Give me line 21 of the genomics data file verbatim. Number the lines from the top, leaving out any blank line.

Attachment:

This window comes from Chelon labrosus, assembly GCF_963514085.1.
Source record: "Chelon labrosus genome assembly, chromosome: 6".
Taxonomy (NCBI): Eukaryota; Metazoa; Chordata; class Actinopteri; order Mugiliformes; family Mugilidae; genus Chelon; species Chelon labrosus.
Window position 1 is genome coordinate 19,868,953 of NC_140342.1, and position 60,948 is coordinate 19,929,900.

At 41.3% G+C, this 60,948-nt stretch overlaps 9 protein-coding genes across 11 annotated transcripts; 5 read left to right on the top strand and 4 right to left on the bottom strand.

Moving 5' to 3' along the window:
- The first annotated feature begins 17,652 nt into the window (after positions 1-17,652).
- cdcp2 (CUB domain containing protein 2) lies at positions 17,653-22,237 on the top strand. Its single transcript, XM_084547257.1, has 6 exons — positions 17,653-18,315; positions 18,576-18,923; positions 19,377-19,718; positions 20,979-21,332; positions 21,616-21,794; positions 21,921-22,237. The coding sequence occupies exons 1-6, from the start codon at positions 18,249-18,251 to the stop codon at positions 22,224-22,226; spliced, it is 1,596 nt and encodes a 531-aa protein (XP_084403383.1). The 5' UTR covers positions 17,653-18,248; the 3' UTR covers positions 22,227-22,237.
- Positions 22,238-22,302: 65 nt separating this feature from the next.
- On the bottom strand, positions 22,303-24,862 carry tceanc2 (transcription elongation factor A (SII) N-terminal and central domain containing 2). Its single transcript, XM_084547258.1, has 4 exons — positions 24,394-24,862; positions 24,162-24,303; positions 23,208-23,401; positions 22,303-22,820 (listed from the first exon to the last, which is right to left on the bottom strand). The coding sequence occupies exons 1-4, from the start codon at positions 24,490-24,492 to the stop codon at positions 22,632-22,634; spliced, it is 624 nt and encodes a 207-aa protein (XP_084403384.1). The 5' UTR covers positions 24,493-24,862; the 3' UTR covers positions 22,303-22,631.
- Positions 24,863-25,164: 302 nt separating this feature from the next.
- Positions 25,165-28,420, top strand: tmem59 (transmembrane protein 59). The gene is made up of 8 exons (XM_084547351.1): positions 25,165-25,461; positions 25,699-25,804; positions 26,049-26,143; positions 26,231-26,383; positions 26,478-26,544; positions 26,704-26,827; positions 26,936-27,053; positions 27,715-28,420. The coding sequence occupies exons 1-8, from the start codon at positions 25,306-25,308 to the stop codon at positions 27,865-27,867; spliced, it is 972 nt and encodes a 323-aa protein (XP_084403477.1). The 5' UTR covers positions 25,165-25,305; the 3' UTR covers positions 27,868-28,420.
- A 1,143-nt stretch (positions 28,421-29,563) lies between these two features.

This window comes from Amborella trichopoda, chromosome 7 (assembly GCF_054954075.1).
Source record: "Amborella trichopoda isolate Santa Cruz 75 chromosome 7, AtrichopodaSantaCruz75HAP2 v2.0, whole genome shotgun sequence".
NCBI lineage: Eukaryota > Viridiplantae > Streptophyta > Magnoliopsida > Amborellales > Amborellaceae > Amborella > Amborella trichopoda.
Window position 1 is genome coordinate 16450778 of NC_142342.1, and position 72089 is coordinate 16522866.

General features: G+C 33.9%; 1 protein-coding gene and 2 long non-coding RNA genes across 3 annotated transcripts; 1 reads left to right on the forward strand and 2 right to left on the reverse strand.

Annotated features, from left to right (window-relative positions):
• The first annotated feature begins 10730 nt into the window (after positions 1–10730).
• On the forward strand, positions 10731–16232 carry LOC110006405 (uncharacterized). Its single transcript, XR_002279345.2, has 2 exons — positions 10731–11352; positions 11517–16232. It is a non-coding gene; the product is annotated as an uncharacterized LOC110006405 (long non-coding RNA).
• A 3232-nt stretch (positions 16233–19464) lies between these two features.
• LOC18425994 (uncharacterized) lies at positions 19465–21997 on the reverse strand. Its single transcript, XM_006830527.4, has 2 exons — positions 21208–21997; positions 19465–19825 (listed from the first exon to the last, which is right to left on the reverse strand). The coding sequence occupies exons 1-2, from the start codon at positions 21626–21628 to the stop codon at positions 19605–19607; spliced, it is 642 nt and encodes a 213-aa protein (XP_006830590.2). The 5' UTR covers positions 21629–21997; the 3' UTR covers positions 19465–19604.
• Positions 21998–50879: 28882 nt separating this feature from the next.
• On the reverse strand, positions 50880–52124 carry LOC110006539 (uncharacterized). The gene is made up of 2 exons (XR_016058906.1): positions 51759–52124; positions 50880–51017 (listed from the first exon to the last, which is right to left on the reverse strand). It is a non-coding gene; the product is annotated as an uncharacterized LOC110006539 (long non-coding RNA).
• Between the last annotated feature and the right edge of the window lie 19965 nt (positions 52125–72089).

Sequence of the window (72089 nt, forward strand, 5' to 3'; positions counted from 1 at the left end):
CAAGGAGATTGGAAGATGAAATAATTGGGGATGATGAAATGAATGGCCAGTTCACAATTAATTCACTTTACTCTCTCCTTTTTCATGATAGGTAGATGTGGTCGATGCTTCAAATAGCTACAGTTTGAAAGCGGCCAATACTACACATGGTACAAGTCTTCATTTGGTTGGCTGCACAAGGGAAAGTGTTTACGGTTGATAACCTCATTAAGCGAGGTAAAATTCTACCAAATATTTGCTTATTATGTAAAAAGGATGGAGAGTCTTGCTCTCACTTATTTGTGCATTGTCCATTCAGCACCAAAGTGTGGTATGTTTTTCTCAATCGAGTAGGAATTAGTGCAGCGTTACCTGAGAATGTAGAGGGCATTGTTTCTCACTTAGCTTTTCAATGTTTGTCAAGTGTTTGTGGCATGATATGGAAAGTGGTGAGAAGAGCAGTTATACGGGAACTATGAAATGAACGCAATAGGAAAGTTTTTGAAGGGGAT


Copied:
• On the forward strand, positions 10731–16232 carry LOC110006405 (uncharacterized). Its single transcript, XR_002279345.2, has 2 exons — positions 10731–11352; positions 11517–16232. It is a non-coding gene; the product is annotated as an uncharacterized LOC110006405 (long non-coding RNA).